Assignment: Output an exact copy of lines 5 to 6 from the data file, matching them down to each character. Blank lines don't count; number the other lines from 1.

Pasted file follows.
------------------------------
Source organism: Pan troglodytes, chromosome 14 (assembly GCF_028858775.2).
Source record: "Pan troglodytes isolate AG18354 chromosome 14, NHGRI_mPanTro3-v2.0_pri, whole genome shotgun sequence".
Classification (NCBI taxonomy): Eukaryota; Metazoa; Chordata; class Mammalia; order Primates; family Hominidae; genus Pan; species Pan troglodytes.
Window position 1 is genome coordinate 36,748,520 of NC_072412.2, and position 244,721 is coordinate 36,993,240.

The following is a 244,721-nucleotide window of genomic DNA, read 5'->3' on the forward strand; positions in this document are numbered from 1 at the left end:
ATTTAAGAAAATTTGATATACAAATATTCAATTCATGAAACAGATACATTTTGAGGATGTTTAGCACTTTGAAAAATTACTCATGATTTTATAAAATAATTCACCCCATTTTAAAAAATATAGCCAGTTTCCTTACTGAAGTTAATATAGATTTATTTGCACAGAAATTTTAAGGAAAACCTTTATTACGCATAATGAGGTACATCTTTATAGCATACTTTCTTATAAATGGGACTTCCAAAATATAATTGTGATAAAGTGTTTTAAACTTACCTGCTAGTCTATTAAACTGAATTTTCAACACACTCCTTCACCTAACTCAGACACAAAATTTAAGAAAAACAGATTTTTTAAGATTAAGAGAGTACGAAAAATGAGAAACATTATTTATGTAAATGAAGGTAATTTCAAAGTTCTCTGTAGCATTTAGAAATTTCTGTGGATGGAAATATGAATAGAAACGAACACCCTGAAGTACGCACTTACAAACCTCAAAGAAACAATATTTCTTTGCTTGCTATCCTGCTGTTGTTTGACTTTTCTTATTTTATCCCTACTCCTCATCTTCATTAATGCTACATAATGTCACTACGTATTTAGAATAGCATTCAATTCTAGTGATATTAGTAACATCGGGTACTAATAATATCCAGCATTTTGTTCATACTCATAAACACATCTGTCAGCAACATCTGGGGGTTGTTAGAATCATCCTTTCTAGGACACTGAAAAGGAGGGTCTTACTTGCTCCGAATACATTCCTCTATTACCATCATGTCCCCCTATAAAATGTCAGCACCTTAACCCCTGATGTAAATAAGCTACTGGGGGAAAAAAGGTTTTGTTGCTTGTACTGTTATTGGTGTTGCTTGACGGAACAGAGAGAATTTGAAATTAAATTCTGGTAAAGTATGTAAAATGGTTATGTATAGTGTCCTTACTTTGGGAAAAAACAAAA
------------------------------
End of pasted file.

The following is a 244,721-nucleotide window of genomic DNA, read 5'->3' on the forward strand; positions in this document are numbered from 1 at the left end:
ATTTAAGAAAATTTGATATACAAATATTCAATTCATGAAACAGATACATTTTGAGGATGTTTAGCACTTTGAAAAATTACTCATGATTTTATAAAATAATTCACCCCATTTTAAAAAATATAGCCAGTTTCCTTACTGAAGTTAATATAGATTTATTTGCACAGAAATTTTAAGGAAAACCTTTATTACGCATAATGAGGTACATCTTTATAGCATACTTTCTTATAAATGGGACTTCCAAAATATAATTGTGATAAAGTGTTTTAAACTTACCTGCTAGTCTATTAAACTGAATTTTCAACACACTCCTTCACCTAACTCAGACACAAAATTTAAGAAAAACAGATTTTTTAAGATTAAGAGAGTACGAAAAATGAGAAACATTATTTATGTAAATGAAGGTAATTTCAAAGTTCTCTGTAGCATTTAGAAATTTCTGTGGATGGAAATATGAATAGAAACGAACACCCTGAAGTACGCACTTACAAACCTCAAAGAAACAATATTTCTTTGCTTGCTATCCTGCTGTTGTTTGACTTTTCTTATTTTATCCCTACTCCTCATCTTCATTAATGCTACATAATGTCACTACGTATTTAGAATAGCATTCAATTCTAGTGATATTAGTAACATCGGGTACTAATAATATCCAGCATTTTGTTCATACTCATAAACACATCTGTCAGCAACATCTGGGGGTTGTTAGAATCATCCTTTCTAGGACACTGAAAAGGAGGGTCTTACTTGCTCCGAATACATTCCTCTATTACCATCATGTCCCCCTATAAAATGTCAGCACCTTAACCCCTGATGTAAATAAGCTACTGGGGGAAAAAAGGTTTTGTTGCTTGTACTGTTATTGGTGTTGCTTGACGGAACAGAGAGAATTTGAAATTAAATTCTGGTAAAGTATGTAAAATGGTTATGTATAGTGTCCTTACTTTGGGAAAAAACAAAA